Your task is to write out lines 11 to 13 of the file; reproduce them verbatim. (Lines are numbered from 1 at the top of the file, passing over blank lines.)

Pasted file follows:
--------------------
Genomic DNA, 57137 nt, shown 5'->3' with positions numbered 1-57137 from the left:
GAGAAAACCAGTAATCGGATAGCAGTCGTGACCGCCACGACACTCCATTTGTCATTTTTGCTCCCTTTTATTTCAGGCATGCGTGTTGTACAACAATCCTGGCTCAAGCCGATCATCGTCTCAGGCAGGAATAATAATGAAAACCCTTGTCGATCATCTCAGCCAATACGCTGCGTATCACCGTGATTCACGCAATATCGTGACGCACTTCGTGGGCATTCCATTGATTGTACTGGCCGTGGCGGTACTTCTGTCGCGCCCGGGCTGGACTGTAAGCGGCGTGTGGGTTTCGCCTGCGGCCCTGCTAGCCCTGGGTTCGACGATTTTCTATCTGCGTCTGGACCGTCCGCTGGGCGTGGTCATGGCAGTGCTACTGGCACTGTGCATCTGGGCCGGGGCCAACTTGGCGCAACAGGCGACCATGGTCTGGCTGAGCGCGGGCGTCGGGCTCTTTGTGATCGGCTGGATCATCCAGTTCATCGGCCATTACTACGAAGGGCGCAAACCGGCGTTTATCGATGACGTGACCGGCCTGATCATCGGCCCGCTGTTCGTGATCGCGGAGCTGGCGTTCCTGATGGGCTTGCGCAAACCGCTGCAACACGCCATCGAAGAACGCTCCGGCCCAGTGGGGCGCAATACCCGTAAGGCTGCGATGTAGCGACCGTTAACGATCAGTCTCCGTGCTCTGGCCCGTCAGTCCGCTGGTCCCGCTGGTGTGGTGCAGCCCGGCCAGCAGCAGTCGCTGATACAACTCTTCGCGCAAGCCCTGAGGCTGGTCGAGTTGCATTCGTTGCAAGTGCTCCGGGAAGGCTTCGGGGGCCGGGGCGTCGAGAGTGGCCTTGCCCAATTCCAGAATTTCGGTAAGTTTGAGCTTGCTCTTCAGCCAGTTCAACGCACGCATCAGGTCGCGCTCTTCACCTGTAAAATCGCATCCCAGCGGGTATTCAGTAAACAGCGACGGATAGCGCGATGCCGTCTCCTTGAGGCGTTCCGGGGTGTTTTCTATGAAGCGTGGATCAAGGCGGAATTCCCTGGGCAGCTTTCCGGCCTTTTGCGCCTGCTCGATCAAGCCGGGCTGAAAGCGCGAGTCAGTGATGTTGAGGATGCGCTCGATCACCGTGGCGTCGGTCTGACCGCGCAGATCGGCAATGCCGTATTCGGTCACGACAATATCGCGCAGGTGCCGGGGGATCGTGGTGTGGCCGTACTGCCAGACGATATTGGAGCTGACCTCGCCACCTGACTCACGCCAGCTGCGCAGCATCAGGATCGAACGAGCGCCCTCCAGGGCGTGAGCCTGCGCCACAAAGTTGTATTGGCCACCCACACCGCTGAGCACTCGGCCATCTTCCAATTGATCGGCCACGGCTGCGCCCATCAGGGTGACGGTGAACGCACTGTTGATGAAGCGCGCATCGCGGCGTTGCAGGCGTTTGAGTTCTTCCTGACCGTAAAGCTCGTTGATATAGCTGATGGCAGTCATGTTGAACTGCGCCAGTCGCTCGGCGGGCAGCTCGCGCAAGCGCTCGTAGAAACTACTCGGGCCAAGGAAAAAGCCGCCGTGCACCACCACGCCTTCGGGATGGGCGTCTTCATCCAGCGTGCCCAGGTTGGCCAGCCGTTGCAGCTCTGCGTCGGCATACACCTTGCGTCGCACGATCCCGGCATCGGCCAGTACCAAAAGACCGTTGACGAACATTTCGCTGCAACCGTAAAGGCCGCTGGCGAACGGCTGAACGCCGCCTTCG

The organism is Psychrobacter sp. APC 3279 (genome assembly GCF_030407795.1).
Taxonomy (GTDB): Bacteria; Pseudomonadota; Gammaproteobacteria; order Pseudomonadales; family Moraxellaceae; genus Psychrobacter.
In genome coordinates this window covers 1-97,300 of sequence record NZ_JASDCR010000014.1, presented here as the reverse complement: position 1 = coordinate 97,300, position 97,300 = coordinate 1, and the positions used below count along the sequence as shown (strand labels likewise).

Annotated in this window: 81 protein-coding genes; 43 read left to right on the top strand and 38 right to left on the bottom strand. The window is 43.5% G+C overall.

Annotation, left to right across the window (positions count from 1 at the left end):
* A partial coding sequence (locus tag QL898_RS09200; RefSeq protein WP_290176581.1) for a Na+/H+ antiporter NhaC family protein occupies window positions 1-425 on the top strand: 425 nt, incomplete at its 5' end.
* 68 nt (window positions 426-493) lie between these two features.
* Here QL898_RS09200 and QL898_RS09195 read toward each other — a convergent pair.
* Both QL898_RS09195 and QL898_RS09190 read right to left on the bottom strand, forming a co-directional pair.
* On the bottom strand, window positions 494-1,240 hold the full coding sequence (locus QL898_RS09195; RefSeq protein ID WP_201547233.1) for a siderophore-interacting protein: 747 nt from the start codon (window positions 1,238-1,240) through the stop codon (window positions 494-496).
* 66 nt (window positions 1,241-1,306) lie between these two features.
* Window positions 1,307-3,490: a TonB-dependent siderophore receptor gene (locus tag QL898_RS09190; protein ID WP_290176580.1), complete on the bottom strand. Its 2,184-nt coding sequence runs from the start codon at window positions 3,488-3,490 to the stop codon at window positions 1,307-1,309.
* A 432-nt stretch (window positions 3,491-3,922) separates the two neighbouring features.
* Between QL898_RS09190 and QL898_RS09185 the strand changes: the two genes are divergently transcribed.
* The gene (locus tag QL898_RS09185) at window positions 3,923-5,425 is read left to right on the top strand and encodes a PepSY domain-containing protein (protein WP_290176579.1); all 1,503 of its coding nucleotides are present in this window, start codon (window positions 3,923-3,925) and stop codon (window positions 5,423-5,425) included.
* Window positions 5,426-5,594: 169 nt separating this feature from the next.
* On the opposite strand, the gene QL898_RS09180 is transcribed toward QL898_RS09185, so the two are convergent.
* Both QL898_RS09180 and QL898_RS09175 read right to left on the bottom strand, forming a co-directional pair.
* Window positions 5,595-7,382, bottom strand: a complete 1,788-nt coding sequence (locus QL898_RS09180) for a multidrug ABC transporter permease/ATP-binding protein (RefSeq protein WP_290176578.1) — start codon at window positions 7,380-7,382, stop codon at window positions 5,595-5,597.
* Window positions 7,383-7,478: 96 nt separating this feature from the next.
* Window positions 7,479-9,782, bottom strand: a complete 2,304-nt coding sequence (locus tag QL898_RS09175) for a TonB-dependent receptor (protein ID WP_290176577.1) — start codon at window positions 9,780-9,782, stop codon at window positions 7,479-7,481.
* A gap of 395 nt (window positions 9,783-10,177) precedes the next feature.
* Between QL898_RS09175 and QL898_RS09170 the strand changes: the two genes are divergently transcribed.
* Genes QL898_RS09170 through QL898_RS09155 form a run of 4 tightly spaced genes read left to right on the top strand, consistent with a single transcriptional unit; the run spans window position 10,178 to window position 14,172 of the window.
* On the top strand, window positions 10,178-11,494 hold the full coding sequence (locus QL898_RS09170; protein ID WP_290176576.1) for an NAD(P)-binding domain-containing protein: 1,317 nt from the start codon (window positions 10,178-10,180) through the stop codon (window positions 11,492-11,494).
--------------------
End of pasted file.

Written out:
* Both QL898_RS09195 and QL898_RS09190 read right to left on the bottom strand, forming a co-directional pair.
* On the bottom strand, window positions 494-1,240 hold the full coding sequence (locus QL898_RS09195; RefSeq protein ID WP_201547233.1) for a siderophore-interacting protein: 747 nt from the start codon (window positions 1,238-1,240) through the stop codon (window positions 494-496).
* 66 nt (window positions 1,241-1,306) lie between these two features.